External Cephalic Version (ECV)
Throughout the entire pregnancy, the fetus is constantly changing positions, but as the pregnancy approaches the 36 -38 week mark, a baby will typically assume a head down position before birth. This is sometimes referred to as a vertex position. On occasion, the baby will not be in a head down position at the time of labor. Doctors call this a non-vertex presentation. When the baby is bottom first, it is called breech. When the baby is neither head first or bottom first, it is often called transverse.
The Problems of Non-Vertex Presentation
A non-vertex presentation can complicate a delivery as either being undeliverable or dangerous to the baby’s health. A transverse position will not allow the baby to fit into the birth canal, so the baby cannot be delivered vaginally. A breech position may fit into the birth canal, but the width of the baby’s hips is less than the baby’s head which can create a situation where the hips may deliver but the head is trapped in the birth canal. Another problem with non-vertex presentations is the risk of the umbilical cord falling into the birth canal ahead of the baby. Should this happen, the baby’s source of oxygen may be comprised causing an emergency delivery by cesarean section.
As a result, labor is NOT recommended for non-vertex presentations. Instead, cesarean delivery is recommended if the problem presentation cannot be resolved.
The Solution for Non-Vertex Presentation
As already mentioned, cesarean delivery is recommended for persistent abnormal presentation at the time of labor. While cesarean delivery can be safe, most patients and doctors would prefer a vaginal delivery for its increased safety, and easier recovery. On occasion, your obstetrician my recommend a procedure to flip the baby to a head down (vertex) position. The procedure is called External Cephalic Version (ECV) or just, version.
How ECV is Performed ?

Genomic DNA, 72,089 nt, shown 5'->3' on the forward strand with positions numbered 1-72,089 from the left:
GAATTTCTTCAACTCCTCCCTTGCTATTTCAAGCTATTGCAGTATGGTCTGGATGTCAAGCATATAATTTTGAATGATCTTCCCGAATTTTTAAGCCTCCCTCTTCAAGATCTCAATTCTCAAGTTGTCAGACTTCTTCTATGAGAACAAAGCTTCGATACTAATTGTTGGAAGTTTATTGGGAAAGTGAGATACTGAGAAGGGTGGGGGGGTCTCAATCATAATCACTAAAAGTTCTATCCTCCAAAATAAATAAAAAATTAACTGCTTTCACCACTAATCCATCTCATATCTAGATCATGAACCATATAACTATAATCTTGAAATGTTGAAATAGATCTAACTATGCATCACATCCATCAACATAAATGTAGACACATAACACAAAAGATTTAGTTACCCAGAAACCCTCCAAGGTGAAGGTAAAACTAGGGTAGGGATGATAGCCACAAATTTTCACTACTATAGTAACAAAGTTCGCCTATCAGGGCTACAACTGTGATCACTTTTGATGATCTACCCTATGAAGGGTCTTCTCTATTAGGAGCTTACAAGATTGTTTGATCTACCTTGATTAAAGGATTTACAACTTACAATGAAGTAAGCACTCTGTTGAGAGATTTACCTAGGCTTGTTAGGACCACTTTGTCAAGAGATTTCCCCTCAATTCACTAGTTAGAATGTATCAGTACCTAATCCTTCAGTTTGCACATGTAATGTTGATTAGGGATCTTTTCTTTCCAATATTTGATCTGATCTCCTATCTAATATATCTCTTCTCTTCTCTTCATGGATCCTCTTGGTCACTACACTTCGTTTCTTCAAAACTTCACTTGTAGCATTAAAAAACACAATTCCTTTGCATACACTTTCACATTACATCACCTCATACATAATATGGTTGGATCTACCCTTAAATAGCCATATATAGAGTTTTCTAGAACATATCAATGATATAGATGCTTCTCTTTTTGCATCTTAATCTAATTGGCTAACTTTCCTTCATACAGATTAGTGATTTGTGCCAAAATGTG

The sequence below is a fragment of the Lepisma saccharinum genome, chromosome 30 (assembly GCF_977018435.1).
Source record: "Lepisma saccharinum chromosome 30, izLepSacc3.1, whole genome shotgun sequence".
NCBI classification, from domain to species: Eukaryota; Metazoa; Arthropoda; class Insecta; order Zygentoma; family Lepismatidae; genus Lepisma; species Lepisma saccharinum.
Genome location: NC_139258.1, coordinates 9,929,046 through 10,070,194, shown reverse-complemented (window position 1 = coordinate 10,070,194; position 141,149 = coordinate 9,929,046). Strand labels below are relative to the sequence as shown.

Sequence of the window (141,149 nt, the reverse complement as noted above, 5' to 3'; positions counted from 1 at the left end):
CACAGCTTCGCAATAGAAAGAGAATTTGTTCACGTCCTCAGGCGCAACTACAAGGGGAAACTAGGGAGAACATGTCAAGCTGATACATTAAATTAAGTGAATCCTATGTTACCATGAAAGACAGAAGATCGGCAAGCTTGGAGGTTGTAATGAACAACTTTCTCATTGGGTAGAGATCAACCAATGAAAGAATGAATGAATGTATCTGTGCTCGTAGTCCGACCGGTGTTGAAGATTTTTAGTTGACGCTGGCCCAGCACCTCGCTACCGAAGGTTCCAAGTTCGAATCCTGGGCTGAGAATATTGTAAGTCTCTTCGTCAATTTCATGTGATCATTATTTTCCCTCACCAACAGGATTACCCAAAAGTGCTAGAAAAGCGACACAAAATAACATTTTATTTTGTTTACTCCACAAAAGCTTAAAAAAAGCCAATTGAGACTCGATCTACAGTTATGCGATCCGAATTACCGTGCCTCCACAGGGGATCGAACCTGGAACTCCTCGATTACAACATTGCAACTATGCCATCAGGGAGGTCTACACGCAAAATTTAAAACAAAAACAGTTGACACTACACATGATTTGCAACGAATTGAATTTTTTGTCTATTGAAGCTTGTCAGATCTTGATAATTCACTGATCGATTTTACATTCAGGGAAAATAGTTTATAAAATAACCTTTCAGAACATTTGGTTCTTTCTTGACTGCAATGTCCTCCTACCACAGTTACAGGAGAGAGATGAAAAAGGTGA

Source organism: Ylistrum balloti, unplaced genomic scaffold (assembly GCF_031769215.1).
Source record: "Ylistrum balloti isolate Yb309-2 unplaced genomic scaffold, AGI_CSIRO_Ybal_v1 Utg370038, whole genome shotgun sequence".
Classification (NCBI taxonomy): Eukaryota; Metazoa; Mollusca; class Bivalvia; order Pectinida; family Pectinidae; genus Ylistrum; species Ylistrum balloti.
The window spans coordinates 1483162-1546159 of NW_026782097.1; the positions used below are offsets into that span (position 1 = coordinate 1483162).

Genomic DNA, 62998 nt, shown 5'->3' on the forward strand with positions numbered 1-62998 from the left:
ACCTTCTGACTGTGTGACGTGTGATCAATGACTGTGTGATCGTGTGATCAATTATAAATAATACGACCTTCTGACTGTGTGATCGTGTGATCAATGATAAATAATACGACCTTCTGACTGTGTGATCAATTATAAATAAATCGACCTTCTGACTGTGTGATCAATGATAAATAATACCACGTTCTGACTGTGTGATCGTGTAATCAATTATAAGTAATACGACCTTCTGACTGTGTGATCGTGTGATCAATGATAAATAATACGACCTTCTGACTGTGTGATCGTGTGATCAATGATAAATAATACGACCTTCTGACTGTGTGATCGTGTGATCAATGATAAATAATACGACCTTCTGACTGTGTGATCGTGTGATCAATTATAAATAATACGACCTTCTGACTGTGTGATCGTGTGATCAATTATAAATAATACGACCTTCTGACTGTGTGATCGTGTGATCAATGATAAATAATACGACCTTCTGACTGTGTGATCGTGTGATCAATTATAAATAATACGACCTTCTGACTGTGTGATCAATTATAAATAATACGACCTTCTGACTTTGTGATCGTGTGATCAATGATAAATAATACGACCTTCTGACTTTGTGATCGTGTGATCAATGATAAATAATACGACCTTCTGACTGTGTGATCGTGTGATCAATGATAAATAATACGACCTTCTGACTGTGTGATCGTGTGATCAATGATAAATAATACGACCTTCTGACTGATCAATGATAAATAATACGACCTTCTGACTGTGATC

The technique may vary between doctors, but in most cases, ECV is performed at Women’s Hospital after 36 weeks. An epidural is often used to make the mother comfortable and a medicine, such as terbutaline, is given to let the uterus relax. Under ultrasound guidance, the obstetrician places their hands on the mother’s abdomen to manipulate the baby into a head down position. Literature reports that ECV is successful 58% of the time.
Risks of ECV
The risk of a complication of ECV is low and both mother and baby are monitored for problems after the procedure. The procedure may cause the rupture of the bag of water or cause labor. There is a risk that the umbilical cord will become compressed by the change in the baby’s position which could impair oxygen to the baby. Such a complication would result in emergent cesarean section. Injury to uterus or the placenta is very rare. There is always the risk that it doesn’t work and a cesarean section would be schedule at 39 weeks or later.
Who’s a Candidate for ECV ?
A singleton pregnancy (no twins) at least 36 weeks that is not in labor and whose water has not broken. The obstetrician may exclude mothers who have had a prior C-section or if the amniotic fluid appears to be low. At any rate, the decision to proceed with ECV is based on the preferences of the patient and the obstetrician.
For more info, consider; American College of Obstetricians and Gynecologists (2000, reaffirmed 2012). External cephalic version. ACOG Practice Bulletin No. 13. Obstetrics and Gynecology, 95(2): 1–7